Fantastic Beasts and Where to Find Them Featurette: ‘A New Hero’

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We learn a little more about JK Rowling’s newest protagonist Newt Scamander in the new Fantastic Beasts and Where to Find Them featurette “A New Hero.”

The film takes place in New York, 1926, when a self-proclaimed magizoologist Newt Scamander stops in New York after traveling the world learning about magical creatures. While there, he runs into a No-Maj (American term for Muggles, or non-magic people), named Jacob who opens Newt’s case of magical creatures that are then set loose upon New York.

“My heroes are always people who feel themselves to be set apart, stigmatized, or othered,” Rowling says in the featurette. “That’s at the heart of most of what I write, and it’s certainly at the heart of this movie.”

Newt Scamander (Eddie Redmayne) seems to embody that same kind of ordinariness that Harry Potter often did before he stepped into his hero role, and I imagine the same will happen to Newt. Newt seems to be a fascinating character, one that “relates more to his creatures than to people,” Redmayne says, which fits perfectly into Rowling’s comments above. The more I see of this film, the more excited I am not just to rediscover the wizarding world in an entirely new light, but to grow as attached to these new characters as I was to Harry, Ron and Hermione. Redmayne’s quiet, open-eyed demeanor in every one of these clips endears the character of Newt to me even more.

Along with Newt, there’s some glimpses of the magical creatures. Though we met plenty of different creatures in Harry Potter, this film looks to delve more into the ones we haven’t, as I didn’t recognize any in the footage. Although, there is a beautiful shot of what looks to be a Phoenix, though a blue and green colored one. Could be a peacock. I’m just speculating.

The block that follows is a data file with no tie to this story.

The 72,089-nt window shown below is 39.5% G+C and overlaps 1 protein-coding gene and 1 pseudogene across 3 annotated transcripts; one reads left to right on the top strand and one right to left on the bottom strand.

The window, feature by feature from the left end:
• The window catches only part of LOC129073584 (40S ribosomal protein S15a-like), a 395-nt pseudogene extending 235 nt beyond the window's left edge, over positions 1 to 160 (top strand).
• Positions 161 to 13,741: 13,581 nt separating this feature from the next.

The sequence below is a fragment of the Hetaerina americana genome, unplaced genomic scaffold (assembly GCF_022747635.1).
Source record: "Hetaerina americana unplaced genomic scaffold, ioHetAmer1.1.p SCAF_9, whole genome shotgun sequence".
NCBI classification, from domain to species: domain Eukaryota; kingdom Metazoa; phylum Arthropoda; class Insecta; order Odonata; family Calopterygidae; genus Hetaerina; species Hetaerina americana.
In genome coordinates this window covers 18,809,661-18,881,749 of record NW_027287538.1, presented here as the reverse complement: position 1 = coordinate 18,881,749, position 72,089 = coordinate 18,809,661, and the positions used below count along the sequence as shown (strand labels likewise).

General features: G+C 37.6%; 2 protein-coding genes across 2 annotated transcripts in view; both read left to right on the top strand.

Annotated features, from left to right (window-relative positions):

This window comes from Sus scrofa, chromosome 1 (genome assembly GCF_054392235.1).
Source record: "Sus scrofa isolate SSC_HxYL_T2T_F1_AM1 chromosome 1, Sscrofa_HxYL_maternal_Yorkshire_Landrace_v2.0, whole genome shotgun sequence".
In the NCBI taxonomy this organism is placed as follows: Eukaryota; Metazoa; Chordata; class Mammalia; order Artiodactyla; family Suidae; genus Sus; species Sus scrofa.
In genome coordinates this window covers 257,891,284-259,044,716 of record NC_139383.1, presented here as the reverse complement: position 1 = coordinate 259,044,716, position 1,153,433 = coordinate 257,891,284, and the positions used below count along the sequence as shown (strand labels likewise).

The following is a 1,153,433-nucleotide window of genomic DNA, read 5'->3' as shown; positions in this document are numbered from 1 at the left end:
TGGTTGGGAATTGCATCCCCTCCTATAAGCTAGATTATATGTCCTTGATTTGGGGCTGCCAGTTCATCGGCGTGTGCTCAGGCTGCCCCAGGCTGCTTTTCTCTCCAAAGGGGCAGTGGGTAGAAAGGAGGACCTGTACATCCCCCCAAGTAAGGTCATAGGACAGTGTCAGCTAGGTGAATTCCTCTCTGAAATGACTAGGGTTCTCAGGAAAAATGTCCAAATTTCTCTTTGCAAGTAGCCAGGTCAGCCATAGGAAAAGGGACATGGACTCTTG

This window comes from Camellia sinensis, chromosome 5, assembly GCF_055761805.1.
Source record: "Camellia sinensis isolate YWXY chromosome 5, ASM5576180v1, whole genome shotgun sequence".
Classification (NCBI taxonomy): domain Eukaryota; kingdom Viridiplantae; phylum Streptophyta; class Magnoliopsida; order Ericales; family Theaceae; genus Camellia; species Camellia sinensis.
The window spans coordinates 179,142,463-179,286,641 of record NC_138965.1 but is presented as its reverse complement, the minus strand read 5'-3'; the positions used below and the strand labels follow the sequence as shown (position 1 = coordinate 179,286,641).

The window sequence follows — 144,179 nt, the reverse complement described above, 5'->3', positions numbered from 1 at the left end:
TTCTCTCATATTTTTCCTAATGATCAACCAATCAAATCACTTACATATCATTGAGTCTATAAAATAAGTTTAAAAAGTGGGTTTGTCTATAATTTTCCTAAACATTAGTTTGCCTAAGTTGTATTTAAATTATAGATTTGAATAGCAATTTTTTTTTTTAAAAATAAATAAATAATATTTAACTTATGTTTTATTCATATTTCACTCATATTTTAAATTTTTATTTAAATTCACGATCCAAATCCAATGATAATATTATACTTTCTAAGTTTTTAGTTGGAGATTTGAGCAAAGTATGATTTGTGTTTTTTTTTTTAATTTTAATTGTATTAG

The only thing that I’m still weary of is the plot of the film, which seems to generally be a giant macguffin plot (i.e. all the magical creatures Newt loses in New York). There is a lot of footage that looks political — as in a lot of government buildings and even what looks to be the inside of the Ministry of Magic. Hopefully, the cultural differences hold some weight in the movie, because the idea of differing wizarding ideals fascinates me to no end. We got to see a bit of this in Harry Potter and the Goblet of Fire with the two other wizarding schools showing up at Hogwarts, but I never felt we got to fully explore how those cultures were different in the context of the wizarding world. At the end of the featurette, Rowling says that whatever is going on in this film, it has implications for the whole wizarding world.

I imagine a scavenger hunt for magical creatures is just the start of it then? Throw in some butterbeer and I’m down.

Fantastic Beasts and Where to Find Them is directed by David Yates and releases wide in 2D and 3D in select theaters and IMAX November 18.

Katey is a writer, now with an official degree to prove it. She hails from the great Midwest in Kansas City, MO where she is hanging out until she gets a paying job. Until then, she writes reviews for film and television and is an advocate for Mad Max: Fury Road winning Best Picture at the Oscars. Who cares if this year's Oscars was months ago. Mad Max and George Miller won in Katey's world. She also loves anything to do with the Marvel Cinematic Universe, except for Thor, and is indifferent about the DC movie verse. But DC television is pretty cool.